The City of Lenoir Council recently dedicated a brand new fire truck that is being housed at Fire Station 2. The truck is a 2023 Sutphen rescue pumper, and it should help reduce rescue response times in the city.
Named "Engine 2," the truck is a pumper that can hold 1,000 gallons of water. Engine 2 can flow 1,500 gallons of water per minute, and it includes a complete set of battery-powered extraction tools. Engine 2 is powered by a Cummins L9, six-cylinder, 450-horsepower, diesel engine.
"Thank you to the Mayor, the Manager, Council, the Finance Director, and our firefighters for making this happen," Fire Chief Norman Staines said. "I inherited this project. It was well underway when I started, but I got to come in and see the truck delivered."
Engine 2 plus the equipment cost $738,900. The truck was a demonstration vehicle that Sutphen took around the country to show off to other fire departments. Since it is a demo truck, the City got a great deal. The same truck today would cost around $1 million.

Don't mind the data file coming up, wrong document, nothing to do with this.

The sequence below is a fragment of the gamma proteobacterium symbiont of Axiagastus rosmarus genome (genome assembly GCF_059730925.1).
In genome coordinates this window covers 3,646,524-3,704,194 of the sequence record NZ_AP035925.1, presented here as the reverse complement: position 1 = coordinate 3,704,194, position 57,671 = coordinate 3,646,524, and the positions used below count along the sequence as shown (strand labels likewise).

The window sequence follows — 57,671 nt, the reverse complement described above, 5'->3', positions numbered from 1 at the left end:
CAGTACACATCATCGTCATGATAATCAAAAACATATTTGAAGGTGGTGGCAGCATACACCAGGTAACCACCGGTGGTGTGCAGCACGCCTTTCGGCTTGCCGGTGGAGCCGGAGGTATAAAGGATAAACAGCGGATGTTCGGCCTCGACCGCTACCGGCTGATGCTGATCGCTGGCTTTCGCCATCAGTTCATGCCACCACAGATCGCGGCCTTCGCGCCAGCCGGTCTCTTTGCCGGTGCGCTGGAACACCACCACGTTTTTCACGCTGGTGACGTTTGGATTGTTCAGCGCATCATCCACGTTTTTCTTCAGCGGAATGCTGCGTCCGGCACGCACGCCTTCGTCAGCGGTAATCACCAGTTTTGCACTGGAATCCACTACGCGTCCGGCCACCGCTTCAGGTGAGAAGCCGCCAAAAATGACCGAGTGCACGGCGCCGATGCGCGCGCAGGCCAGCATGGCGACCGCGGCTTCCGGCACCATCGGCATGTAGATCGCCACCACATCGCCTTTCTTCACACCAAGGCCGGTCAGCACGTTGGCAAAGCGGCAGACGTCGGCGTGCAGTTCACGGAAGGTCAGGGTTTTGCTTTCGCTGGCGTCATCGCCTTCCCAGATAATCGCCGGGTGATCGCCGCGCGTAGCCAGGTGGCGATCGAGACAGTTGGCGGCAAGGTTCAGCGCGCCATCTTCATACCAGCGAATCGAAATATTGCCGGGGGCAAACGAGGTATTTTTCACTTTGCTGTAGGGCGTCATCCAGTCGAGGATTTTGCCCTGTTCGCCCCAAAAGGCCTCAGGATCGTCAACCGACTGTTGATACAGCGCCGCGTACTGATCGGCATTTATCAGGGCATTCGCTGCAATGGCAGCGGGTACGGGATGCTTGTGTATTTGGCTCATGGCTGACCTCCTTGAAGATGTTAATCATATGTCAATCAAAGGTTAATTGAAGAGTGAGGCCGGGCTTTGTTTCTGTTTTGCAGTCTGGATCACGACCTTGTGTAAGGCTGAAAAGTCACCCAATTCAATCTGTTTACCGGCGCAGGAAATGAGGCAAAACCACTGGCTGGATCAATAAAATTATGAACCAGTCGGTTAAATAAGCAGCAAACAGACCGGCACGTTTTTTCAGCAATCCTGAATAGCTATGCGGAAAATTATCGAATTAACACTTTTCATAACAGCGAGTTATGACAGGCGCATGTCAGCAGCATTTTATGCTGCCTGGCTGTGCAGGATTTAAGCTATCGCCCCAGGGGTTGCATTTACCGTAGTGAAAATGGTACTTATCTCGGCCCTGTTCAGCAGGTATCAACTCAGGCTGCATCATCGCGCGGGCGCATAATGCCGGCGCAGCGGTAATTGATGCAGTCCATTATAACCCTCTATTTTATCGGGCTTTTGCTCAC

"This is a great addition to the Fire Department," Mayor Joe Gibbons said Friday, Oct. 27, 2023. "We would like to dedicate this truck today to our City of Lenoir firefighters, who do such a great job."
City Council and staff pose with the new fire truck, Engine 2, during a dedication ceremony Friday, Oct. 27, 2023, at Fire Station 2 in Lenoir.
Engine 2 is a 2023 Sutphen Rescue Pumper.
Engine 2 has a brand new Fire Department logo.
The City of Lenoir Fire Department operates three fire stations. Station 1 is located in Downtown Lenoir. Station 2 is located on Norwood Street in the Whitnel area, and Station 3 is located on Wilkesboro Boulevard in Lower Creek.
In addition to the new Engine 2, the Fire Department has 10 more apparatus including:
- two fire engines
- two ladder trucks
- a rescue truck
- a tower truck
- three QRVs (quick response vehicles)
- and an ambulance.
The department will also now have a reserve engine, Engine 11, which will improve the City's ISO rating.
City Council poses with Engine 2. Pictured from left: City Manager Scott Hildebran, Councilman Ike Perkins, Mayor Pro Tem Crissy Thomas, Councilman David Stevens, Mayor Joe Gibbons, Councilman Todd Perdue, Councilman Kent Greer, and Councilman Jonathan Beal.
Engine 2 can hold 1,000 gallons of water and can flow 1,500 gallons of water per minute when fighting a fire.
The back of Engine 2 is painted with high-visibility striping, and there is a backup camera.
A plaque on the passenger side of Engine two dedicates the truck to the City of Lenoir firefighters.